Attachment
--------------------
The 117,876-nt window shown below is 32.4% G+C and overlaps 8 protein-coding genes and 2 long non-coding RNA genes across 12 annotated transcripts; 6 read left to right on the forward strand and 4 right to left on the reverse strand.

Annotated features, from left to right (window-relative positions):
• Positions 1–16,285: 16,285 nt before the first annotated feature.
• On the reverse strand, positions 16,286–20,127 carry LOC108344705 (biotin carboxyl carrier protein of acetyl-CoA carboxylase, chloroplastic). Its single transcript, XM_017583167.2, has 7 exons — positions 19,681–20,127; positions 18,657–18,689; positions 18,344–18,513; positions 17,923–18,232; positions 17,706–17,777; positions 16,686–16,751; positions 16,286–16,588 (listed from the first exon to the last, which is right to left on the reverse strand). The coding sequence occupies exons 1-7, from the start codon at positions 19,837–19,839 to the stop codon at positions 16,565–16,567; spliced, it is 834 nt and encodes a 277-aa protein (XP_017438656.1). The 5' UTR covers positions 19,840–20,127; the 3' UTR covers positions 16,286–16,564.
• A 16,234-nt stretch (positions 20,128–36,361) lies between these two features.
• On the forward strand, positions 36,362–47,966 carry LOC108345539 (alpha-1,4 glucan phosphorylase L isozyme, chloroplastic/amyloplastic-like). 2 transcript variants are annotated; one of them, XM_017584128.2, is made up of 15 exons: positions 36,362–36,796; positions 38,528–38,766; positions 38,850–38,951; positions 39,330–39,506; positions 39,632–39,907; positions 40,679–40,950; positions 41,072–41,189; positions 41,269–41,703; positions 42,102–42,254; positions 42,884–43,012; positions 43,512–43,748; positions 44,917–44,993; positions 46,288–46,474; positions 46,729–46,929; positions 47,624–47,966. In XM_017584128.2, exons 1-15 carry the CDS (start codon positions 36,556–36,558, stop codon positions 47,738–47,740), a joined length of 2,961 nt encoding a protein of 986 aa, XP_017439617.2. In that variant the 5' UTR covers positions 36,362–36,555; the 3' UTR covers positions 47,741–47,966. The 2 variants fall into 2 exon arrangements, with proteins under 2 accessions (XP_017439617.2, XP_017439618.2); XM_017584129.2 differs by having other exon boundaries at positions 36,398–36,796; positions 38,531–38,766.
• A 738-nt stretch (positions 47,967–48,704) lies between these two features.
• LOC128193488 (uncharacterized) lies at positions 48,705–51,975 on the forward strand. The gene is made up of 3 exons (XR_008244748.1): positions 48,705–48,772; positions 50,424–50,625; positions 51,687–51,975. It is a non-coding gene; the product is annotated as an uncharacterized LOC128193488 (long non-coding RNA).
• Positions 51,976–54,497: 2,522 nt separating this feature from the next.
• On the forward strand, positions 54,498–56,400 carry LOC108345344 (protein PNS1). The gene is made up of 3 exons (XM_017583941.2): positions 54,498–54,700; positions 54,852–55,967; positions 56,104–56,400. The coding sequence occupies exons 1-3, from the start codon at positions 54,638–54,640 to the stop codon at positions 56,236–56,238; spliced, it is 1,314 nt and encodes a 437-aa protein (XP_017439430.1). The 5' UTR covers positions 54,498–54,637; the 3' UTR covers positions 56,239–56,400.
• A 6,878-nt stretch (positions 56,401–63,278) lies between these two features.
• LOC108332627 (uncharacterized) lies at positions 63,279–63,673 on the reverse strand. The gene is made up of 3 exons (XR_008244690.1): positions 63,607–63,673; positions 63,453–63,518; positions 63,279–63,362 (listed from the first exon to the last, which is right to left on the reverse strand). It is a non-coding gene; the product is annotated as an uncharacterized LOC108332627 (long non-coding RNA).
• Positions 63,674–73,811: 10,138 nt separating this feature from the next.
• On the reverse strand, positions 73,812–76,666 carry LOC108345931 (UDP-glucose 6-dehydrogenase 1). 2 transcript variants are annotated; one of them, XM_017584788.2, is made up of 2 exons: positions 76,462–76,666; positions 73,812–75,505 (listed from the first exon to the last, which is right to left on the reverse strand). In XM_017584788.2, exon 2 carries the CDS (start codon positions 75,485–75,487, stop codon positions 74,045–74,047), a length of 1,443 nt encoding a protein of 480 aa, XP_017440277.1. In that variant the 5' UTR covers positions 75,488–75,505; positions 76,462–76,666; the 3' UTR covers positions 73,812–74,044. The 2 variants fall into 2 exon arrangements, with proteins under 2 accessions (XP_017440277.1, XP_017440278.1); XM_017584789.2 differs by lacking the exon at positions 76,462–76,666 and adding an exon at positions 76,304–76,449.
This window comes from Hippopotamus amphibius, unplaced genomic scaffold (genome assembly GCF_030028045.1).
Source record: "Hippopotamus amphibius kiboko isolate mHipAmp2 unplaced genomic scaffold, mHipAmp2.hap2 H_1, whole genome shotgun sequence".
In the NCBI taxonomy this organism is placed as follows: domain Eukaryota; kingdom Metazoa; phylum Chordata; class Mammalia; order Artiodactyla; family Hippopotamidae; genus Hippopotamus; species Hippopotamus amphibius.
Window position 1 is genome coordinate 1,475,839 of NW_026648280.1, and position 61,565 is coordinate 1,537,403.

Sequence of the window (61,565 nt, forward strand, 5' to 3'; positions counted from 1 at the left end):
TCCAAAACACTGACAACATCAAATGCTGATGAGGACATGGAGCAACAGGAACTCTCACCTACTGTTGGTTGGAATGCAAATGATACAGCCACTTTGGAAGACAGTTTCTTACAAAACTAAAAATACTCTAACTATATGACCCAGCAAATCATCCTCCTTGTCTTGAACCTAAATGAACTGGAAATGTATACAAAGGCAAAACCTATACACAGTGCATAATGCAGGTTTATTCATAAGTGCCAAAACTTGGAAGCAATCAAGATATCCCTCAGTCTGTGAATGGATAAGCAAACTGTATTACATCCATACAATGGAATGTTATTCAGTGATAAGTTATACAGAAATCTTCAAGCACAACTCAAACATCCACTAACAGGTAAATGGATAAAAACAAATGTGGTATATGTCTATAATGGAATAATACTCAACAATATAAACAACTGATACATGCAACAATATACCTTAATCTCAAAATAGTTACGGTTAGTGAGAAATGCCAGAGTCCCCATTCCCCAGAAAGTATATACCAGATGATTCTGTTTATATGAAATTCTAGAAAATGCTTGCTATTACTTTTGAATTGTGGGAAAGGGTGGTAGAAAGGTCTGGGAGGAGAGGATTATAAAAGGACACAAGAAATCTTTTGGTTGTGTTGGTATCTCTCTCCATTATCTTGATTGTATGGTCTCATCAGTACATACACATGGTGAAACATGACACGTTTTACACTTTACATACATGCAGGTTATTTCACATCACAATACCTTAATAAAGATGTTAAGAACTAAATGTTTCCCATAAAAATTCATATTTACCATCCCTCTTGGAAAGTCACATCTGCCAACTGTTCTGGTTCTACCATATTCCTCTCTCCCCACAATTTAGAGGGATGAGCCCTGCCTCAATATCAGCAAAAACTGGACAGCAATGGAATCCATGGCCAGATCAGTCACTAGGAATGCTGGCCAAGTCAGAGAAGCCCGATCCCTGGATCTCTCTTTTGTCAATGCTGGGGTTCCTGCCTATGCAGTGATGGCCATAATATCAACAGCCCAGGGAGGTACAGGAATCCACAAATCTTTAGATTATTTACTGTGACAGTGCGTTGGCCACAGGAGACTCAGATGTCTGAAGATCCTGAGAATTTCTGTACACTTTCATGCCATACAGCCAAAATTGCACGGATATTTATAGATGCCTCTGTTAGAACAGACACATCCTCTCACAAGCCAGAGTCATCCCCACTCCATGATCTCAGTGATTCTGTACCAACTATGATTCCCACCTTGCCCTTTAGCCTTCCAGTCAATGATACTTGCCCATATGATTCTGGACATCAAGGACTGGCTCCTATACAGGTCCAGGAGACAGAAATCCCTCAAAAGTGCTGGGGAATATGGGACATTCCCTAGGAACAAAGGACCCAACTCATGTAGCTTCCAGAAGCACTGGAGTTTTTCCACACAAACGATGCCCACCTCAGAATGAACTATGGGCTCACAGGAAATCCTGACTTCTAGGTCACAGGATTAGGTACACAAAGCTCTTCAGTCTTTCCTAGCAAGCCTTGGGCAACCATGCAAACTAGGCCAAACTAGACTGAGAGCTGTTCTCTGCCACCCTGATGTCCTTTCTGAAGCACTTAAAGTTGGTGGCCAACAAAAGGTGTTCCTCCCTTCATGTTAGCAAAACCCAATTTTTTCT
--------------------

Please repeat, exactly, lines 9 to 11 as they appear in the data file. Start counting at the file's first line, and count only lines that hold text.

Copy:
• Positions 51,976–54,497: 2,522 nt separating this feature from the next.
• On the forward strand, positions 54,498–56,400 carry LOC108345344 (protein PNS1). The gene is made up of 3 exons (XM_017583941.2): positions 54,498–54,700; positions 54,852–55,967; positions 56,104–56,400. The coding sequence occupies exons 1-3, from the start codon at positions 54,638–54,640 to the stop codon at positions 56,236–56,238; spliced, it is 1,314 nt and encodes a 437-aa protein (XP_017439430.1). The 5' UTR covers positions 54,498–54,637; the 3' UTR covers positions 56,239–56,400.
• A 6,878-nt stretch (positions 56,401–63,278) lies between these two features.